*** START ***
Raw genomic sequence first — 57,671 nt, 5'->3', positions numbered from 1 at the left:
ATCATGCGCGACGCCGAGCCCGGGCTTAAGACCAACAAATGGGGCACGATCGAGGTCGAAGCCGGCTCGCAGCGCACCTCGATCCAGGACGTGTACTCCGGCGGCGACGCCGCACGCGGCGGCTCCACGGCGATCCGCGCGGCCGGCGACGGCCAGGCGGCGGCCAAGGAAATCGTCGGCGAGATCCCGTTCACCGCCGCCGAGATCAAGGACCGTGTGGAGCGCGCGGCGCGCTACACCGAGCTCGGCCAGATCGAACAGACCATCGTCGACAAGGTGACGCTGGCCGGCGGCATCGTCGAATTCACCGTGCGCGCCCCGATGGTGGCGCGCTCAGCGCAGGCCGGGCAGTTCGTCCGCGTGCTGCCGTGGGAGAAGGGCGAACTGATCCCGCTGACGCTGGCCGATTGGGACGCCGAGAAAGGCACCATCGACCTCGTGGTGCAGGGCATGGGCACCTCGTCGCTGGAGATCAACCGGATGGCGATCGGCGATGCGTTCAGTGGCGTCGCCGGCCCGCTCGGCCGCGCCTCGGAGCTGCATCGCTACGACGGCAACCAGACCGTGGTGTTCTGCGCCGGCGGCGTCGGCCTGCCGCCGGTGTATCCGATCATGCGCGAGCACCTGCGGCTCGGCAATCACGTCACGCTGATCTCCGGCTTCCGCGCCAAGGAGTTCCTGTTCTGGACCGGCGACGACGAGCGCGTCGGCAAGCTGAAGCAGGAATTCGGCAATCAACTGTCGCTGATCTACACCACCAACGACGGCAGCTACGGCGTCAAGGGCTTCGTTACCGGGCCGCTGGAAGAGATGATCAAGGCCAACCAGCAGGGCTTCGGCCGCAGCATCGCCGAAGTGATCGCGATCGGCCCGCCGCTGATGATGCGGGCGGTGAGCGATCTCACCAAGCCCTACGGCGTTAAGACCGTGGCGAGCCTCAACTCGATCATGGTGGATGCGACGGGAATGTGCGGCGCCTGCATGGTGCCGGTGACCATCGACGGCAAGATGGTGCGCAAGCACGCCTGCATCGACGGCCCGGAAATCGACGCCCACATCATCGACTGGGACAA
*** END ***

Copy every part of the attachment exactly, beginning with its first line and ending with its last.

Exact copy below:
Raw genomic sequence first — 57,671 nt, 5'->3', positions numbered from 1 at the left:
ATCATGCGCGACGCCGAGCCCGGGCTTAAGACCAACAAATGGGGCACGATCGAGGTCGAAGCCGGCTCGCAGCGCACCTCGATCCAGGACGTGTACTCCGGCGGCGACGCCGCACGCGGCGGCTCCACGGCGATCCGCGCGGCCGGCGACGGCCAGGCGGCGGCCAAGGAAATCGTCGGCGAGATCCCGTTCACCGCCGCCGAGATCAAGGACCGTGTGGAGCGCGCGGCGCGCTACACCGAGCTCGGCCAGATCGAACAGACCATCGTCGACAAGGTGACGCTGGCCGGCGGCATCGTCGAATTCACCGTGCGCGCCCCGATGGTGGCGCGCTCAGCGCAGGCCGGGCAGTTCGTCCGCGTGCTGCCGTGGGAGAAGGGCGAACTGATCCCGCTGACGCTGGCCGATTGGGACGCCGAGAAAGGCACCATCGACCTCGTGGTGCAGGGCATGGGCACCTCGTCGCTGGAGATCAACCGGATGGCGATCGGCGATGCGTTCAGTGGCGTCGCCGGCCCGCTCGGCCGCGCCTCGGAGCTGCATCGCTACGACGGCAACCAGACCGTGGTGTTCTGCGCCGGCGGCGTCGGCCTGCCGCCGGTGTATCCGATCATGCGCGAGCACCTGCGGCTCGGCAATCACGTCACGCTGATCTCCGGCTTCCGCGCCAAGGAGTTCCTGTTCTGGACCGGCGACGACGAGCGCGTCGGCAAGCTGAAGCAGGAATTCGGCAATCAACTGTCGCTGATCTACACCACCAACGACGGCAGCTACGGCGTCAAGGGCTTCGTTACCGGGCCGCTGGAAGAGATGATCAAGGCCAACCAGCAGGGCTTCGGCCGCAGCATCGCCGAAGTGATCGCGATCGGCCCGCCGCTGATGATGCGGGCGGTGAGCGATCTCACCAAGCCCTACGGCGTTAAGACCGTGGCGAGCCTCAACTCGATCATGGTGGATGCGACGGGAATGTGCGGCGCCTGCATGGTGCCGGTGACCATCGACGGCAAGATGGTGCGCAAGCACGCCTGCATCGACGGCCCGGAAATCGACGCCCACATCATCGACTGGGACAA